A lot of things have changed over the past 50 years, but Nigel Cabourn has continued turning out high quality and highly sought after collections. The designer’s workwear and militarywear pieces have become a sort of anti-fashion, with their focus on functionality often appearing worlds apart from the latest trends in the industry.
For his 2018 spring/summer collection, Cabourn has taken inspiration from Sean Flynn, a famous American actor and photojournalist who vanished in the early ‘70s. To create his 50th anniversary collection, Cabourn has worked closely with Tim Page, Flynn’s best friend. We sat down with Nigel Cabourn at his London Fashion Week Men’s presentation to talk about the collection, his obsession with militarywear, and what it’s like to reach his 50th anniversary as a designer.
What’s the inspiration behind this collection?
Its actually inspired by Tim Page’s photographs. Tim Page is one of the most famous war photographers in Vietnam around 1966 to 1970 and his best buddy, his brother as he called him, was Sean Flynn. Sean Flynn is the son of Errol Flynn and his only son. As I was a kid in 1962 I went to see Errol Flynn’s son’s first film “Son of Captain Blood.” So from 1962 through to the late ‘60s when I was at Fashion College I knew all about him. He disappeared in 1970. A story reappeared in the Sunday Times in about 1992 and they found his flat and his flat had been left in time since 1970 because his mother was looking for him.
Why is it that he was such a big influence for the collection?
For me, the way he looks, he looks fantastic. He was a cool fucking dude. He wore Vietnam stuff but all tailored. Tim Page as well, these two guys were running with all the troops and taking photographs of everybody who was in the field. They’re both characters like you wouldn’t believe; they’re both very stylish.
What’s it been like working with Tim Page?
Well it’s been great. You can’t have a five-minute conversation with Tim Page. Obviously we’ve not met face to face, we’ve done about four or five Skypes. Each Skype’s been about two hours each in Australia. He is unbelievable. He’s rolling a joint every five seconds and he’s drinking rum and coke and he’s a fucking character. Obviously, Sean Flynn and him were soul brothers and Sean had a flat in 1967, through the late ‘60s, and they all had parties and everything else. I mean these two were really what the ‘60s were about.
I collect military clothes because they’re functional, practical, they do what they say, the fabrics are great, and I’m just inspired by that.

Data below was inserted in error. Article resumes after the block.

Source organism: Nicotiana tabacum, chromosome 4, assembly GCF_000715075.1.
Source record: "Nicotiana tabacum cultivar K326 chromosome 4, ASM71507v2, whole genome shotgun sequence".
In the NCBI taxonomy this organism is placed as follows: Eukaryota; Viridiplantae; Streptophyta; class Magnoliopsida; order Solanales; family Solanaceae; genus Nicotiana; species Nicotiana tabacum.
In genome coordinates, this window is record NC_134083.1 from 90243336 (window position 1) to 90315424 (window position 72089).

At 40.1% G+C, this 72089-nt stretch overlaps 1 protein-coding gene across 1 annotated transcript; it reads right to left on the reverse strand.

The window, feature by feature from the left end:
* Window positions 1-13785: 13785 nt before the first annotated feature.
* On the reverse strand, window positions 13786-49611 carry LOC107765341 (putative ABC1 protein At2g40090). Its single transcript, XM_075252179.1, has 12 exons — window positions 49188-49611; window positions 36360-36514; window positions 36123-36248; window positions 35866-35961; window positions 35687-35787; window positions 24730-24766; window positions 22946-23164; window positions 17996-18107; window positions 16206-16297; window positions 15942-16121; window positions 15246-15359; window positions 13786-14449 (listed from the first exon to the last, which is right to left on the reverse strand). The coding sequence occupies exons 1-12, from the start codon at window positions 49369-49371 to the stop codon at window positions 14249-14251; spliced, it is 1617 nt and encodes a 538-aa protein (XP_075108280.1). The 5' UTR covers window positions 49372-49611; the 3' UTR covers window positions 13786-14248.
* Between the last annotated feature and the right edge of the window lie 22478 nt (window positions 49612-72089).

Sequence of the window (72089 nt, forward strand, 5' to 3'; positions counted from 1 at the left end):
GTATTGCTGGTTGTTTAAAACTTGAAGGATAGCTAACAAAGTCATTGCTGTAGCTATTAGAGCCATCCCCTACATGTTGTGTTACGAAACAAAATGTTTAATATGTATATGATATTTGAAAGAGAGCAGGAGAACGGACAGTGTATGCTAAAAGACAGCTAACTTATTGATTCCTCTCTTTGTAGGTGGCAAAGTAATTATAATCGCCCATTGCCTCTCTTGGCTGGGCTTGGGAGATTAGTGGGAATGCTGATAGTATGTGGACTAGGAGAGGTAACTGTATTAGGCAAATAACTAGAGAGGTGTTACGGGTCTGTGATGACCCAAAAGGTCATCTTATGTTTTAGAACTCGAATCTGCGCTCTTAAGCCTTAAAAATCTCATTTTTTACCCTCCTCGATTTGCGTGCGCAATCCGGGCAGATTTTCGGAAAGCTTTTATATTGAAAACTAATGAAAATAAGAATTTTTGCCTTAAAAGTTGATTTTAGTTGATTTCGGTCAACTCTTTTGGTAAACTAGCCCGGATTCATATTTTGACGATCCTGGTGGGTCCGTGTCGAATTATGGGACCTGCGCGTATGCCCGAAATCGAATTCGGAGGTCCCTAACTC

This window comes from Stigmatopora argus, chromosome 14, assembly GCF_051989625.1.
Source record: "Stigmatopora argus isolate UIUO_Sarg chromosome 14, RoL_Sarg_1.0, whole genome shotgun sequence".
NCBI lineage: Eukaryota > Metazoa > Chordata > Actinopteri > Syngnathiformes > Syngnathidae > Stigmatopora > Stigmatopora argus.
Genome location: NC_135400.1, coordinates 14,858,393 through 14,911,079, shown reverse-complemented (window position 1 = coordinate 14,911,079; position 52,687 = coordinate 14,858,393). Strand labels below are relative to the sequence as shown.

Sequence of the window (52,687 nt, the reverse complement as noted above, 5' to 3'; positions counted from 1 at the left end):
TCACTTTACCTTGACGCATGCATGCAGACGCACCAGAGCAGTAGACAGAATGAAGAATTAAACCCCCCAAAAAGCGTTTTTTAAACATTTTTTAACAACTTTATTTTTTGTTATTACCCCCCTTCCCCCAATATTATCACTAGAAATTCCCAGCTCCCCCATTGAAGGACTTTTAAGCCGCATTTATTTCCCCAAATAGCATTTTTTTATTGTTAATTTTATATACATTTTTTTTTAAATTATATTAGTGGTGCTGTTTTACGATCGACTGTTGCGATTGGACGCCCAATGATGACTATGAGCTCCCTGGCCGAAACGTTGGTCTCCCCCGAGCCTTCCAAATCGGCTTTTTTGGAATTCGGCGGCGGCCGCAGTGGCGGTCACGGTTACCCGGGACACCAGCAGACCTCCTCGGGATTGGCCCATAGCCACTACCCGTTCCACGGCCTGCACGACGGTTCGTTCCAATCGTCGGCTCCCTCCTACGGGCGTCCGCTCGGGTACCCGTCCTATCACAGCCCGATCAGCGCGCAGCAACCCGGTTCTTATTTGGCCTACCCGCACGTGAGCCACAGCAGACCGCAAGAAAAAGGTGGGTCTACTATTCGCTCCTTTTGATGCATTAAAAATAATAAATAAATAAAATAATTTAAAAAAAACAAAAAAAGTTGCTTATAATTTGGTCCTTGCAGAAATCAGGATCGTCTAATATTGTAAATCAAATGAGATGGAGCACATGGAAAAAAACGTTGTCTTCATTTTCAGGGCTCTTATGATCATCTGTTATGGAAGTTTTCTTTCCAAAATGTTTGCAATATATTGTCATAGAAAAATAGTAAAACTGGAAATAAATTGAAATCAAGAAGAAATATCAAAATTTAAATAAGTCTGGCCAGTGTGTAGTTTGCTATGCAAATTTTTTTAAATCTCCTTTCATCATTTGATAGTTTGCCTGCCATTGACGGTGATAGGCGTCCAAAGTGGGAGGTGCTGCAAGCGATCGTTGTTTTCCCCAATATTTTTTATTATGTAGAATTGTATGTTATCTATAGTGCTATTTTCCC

The military aspect of their lives also ties in with your collections generally.
Well, to be honest, the first military inspiration I had was when I was at Fashion College in ’67, ’68, ’69. There was a big anti-war movement which was called Flower Power through ‘67/’68 and of course that was about all the kids revolting against the war, because this was an anti-war demonstration. I’m obviously not for war. I’m anti-war.
I collect military clothes because they’re functional, practical, they do what they say, the fabrics are great, and I’m just inspired by that. I don’t think about the war, I think about the function and practicality, that’s what inspires me. I’m not at all military minded, but I love the idea of Edmund Hillary fighting in World War Two but then taking his war clothes, customising them and climbing Everest. The same as George Mallory, he was in World War One, there he was wearing some of the same clothes going up Everest in 1921. This is the connotation for me.
Why is ‘Made in England’ such a big thing for you?
Well I’ve been doing it all my life. You’ve got to understand I’m English, I started my business in 1970 and I built my business on making everything in England. I’ve had to be a bit more practical, my Converse are made in Vietnam funnily enough, but still my love is making everything in England. The Limited Edition Three is all made in England. It’s important to me, it’s my heritage.
This is your 50th anniversary, what’s it like to reach that milestone?
When we say 50th, I started fashion college in 1967/68 so in theory its my 50th from when I started fashion. All I’ve done all my life is be a fashion student from 1967 to now. I started my business actually in 1970, so its 47 years really. To get to where I am, I train everyday, I’m teetotal and I’ve got to fucking look after myself. It’s as hard to look after yourself in this business as it is to do the fucking business. 50 years in this business, you need to love it. Which I do.